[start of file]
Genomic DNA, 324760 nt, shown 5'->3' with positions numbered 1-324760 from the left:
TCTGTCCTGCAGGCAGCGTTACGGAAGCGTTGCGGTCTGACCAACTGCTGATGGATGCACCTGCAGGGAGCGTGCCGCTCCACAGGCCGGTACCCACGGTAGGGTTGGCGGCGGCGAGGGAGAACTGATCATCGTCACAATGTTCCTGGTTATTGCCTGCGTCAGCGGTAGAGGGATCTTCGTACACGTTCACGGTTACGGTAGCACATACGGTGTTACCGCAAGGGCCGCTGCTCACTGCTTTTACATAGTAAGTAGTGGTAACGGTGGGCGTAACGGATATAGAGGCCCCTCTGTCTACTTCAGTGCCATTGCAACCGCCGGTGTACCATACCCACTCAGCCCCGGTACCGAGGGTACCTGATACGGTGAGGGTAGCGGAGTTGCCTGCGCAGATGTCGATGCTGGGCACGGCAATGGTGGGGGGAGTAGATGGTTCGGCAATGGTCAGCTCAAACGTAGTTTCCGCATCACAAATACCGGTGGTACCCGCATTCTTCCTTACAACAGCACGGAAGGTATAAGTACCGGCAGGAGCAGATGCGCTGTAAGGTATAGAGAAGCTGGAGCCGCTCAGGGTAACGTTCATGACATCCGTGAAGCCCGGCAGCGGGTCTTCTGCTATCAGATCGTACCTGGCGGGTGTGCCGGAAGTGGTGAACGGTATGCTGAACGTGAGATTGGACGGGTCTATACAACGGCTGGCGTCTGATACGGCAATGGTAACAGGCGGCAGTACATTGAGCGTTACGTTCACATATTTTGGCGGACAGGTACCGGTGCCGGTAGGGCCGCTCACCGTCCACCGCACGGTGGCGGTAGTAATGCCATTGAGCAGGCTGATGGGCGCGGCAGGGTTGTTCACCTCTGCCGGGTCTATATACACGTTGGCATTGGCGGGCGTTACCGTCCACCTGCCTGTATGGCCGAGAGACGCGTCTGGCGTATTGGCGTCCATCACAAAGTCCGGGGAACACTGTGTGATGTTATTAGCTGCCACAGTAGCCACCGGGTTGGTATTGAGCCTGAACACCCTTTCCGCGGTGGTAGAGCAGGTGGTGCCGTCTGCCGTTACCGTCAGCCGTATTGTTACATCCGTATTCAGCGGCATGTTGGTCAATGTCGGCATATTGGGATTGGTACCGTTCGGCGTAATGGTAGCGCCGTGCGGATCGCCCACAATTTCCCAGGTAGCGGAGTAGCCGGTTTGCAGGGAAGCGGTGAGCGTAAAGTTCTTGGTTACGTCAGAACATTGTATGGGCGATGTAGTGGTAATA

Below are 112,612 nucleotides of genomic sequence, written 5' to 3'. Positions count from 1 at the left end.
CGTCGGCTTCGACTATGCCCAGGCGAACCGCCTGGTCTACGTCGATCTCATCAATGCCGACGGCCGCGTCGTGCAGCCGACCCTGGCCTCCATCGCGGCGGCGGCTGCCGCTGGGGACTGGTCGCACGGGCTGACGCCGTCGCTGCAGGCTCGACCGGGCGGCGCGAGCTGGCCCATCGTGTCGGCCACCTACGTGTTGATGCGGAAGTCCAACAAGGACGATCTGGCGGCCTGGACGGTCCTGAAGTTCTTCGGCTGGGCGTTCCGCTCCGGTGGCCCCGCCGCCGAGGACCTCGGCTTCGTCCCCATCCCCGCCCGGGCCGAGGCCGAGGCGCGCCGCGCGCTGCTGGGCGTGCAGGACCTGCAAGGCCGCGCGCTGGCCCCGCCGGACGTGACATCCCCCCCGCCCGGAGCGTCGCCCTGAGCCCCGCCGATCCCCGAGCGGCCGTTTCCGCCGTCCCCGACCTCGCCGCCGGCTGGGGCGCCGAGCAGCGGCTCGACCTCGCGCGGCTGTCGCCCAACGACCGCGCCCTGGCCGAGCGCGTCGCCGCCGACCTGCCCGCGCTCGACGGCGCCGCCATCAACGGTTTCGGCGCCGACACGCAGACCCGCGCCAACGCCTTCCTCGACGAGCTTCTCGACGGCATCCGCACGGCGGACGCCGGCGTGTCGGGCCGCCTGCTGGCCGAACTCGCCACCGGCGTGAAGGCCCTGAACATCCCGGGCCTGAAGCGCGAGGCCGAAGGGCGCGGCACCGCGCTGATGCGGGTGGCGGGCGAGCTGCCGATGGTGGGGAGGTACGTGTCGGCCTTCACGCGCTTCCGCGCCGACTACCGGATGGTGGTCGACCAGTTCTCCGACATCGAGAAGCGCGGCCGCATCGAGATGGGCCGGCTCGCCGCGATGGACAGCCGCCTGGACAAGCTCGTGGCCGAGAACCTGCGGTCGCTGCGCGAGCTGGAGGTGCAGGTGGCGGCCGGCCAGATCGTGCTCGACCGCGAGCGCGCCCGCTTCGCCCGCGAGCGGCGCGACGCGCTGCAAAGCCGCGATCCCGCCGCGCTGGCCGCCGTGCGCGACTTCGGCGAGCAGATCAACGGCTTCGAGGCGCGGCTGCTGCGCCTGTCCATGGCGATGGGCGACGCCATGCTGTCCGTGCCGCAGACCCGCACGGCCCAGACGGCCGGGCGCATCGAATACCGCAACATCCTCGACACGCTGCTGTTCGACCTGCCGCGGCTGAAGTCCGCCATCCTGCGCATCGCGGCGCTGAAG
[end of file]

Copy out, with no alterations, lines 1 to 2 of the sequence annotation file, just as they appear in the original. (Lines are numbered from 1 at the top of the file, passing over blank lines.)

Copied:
Genomic DNA, 324760 nt, shown 5'->3' with positions numbered 1-324760 from the left:
TCTGTCCTGCAGGCAGCGTTACGGAAGCGTTGCGGTCTGACCAACTGCTGATGGATGCACCTGCAGGGAGCGTGCCGCTCCACAGGCCGGTACCCACGGTAGGGTTGGCGGCGGCGAGGGAGAACTGATCATCGTCACAATGTTCCTGGTTATTGCCTGCGTCAGCGGTAGAGGGATCTTCGTACACGTTCACGGTTACGGTAGCACATACGGTGTTACCGCAAGGGCCGCTGCTCACTGCTTTTACATAGTAAGTAGTGGTAACGGTGGGCGTAACGGATATAGAGGCCCCTCTGTCTACTTCAGTGCCATTGCAACCGCCGGTGTACCATACCCACTCAGCCCCGGTACCGAGGGTACCTGATACGGTGAGGGTAGCGGAGTTGCCTGCGCAGATGTCGATGCTGGGCACGGCAATGGTGGGGGGAGTAGATGGTTCGGCAATGGTCAGCTCAAACGTAGTTTCCGCATCACAAATACCGGTGGTACCCGCATTCTTCCTTACAACAGCACGGAAGGTATAAGTACCGGCAGGAGCAGATGCGCTGTAAGGTATAGAGAAGCTGGAGCCGCTCAGGGTAACGTTCATGACATCCGTGAAGCCCGGCAGCGGGTCTTCTGCTATCAGATCGTACCTGGCGGGTGTGCCGGAAGTGGTGAACGGTATGCTGAACGTGAGATTGGACGGGTCTATACAACGGCTGGCGTCTGATACGGCAATGGTAACAGGCGGCAGTACATTGAGCGTTACGTTCACATATTTTGGCGGACAGGTACCGGTGCCGGTAGGGCCGCTCACCGTCCACCGCACGGTGGCGGTAGTAATGCCATTGAGCAGGCTGATGGGCGCGGCAGGGTTGTTCACCTCTGCCGGGTCTATATACACGTTGGCATTGGCGGGCGTTACCGTCCACCTGCCTGTATGGCCGAGAGACGCGTCTGGCGTATTGGCGTCCATCACAAAGTCCGGGGAACACTGTGTGATGTTATTAGCTGCCACAGTAGCCACCGGGTTGGTATTGAGCCTGAACACCCTTTCCGCGGTGGTAGAGCAGGTGGTGCCGTCTGCCGTTACCGTCAGCCGTATTGTTACATCCGTATTCAGCGGCATGTTGGTCAATGTCGGCATATTGGGATTGGTACCGTTCGGCGTAATGGTAGCGCCGTGCGGATCGCCCACAATTTCCCAGGTAGCGGAGTAGCCGGTTTGCAGGGAAGCGGTGAGCGTAAAGTTCTTGGTTACGTCAGAACATTGTATGGGCGATGTAGTGGTAATA